Jointly announced by the two partner companies, an SoC where a Flex Logix embedded FPGA (eFPGA) is connected to a CEVA X2 DSP instruction extension interface is “the world’s first” successful silicon implementation of a DSP with a changeable instruction set. In this reconfigurable computing solution, the DSP instruction set architecture can be adapted to different workloads with custom hard-wired instructions that can be changed at any time.

40% metal line resistance reduction using ruthenium and a semi-damascene process

Smaller process nodes involve ever thinner metal lines, translating in higher resistance and making it difficult to reduce power consumption. At the recent IEEE International Interconnect Technology Conference, Belgian research institute Imec presented options to reduce the metal line resistance at tight metal pitches, mitigating the resistance/capacitance increase of future interconnects using direct metal patterning. For the first time, high aspect ratio (AR=6) processing of ruthenium in a semi-damascene fashion is experimentally shown to result in about 40% resistance reduction without sacrificing area. In a study presented at the 2022 VLSI conference, Imec also demonstrates functional two-metal-level semi-damascene module with fully self-aligned vias at 18nm metal pitch – again with ruthenium as a metal. Unlike dual-damascene, semi-damascene integration relies on the direct patterning of the interconnect metal for making the lines (referred to as ‘subtractive metallization’), and chemical mechanical polishing of the metal is not needed for completing the process flow. Unlike copper, ruthenium does not require a metal barrier, so the conductive area can be fully utilized by the interconnect metal itself.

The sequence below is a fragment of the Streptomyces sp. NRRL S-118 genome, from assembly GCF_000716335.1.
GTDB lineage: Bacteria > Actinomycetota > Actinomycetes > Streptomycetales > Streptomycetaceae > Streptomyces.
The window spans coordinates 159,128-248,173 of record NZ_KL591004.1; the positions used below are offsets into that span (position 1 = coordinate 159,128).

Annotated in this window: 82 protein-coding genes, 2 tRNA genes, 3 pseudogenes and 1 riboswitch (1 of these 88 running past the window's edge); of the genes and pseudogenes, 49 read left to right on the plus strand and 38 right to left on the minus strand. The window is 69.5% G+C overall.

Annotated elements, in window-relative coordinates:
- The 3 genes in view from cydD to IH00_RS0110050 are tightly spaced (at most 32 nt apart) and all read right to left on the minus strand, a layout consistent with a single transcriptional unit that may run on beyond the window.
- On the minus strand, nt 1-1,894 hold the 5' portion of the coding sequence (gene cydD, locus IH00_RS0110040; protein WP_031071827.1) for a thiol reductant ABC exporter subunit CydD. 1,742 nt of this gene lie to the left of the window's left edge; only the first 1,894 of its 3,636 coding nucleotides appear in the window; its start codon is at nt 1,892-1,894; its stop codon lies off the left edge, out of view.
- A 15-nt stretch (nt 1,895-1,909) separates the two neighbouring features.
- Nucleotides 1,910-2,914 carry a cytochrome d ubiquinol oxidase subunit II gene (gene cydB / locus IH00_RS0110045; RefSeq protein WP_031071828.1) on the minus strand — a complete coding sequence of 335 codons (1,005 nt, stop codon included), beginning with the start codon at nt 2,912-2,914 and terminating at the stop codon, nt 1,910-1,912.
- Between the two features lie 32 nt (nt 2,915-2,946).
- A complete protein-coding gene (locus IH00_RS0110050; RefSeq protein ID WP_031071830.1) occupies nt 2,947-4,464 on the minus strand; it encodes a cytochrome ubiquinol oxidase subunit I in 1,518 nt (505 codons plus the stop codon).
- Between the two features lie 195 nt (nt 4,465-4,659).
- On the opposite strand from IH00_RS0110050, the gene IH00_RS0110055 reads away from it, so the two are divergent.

Cross-section TEMs of ruthenium lines with 18nm metal pitch. Left: aspect ratio 3. Right: aspect ratio 6. The TEMs demonstrate a nearly vertical profile of the ruthenium lines and scalability of the current scheme towards higher aspect ratios. Copyright: imec

PCIe 7.0 to double the data rate

PCI-SIG has announced the PCIe 7.0 Specification, which will double the data rate to 128 GT/s. The new standard will use PAM4 signaling (Pulse Amplitude Modulation with four levels). The PCIe 7.0 specification is targeted for release to members in 2025.


Accenture has acquired XtremeEDA, (Ottawa, Canada), a provider of silicon design services specializing in digital design verification, processor and system integration and hardware security. The acquisition aims at expanding Accenture Cloud First’s capabilities in edge computing. In 2020 and 2021 Accenture Canada acquired four more Canadian companies: Gevity, Cloudworks, Avenai, and Callisto Integration.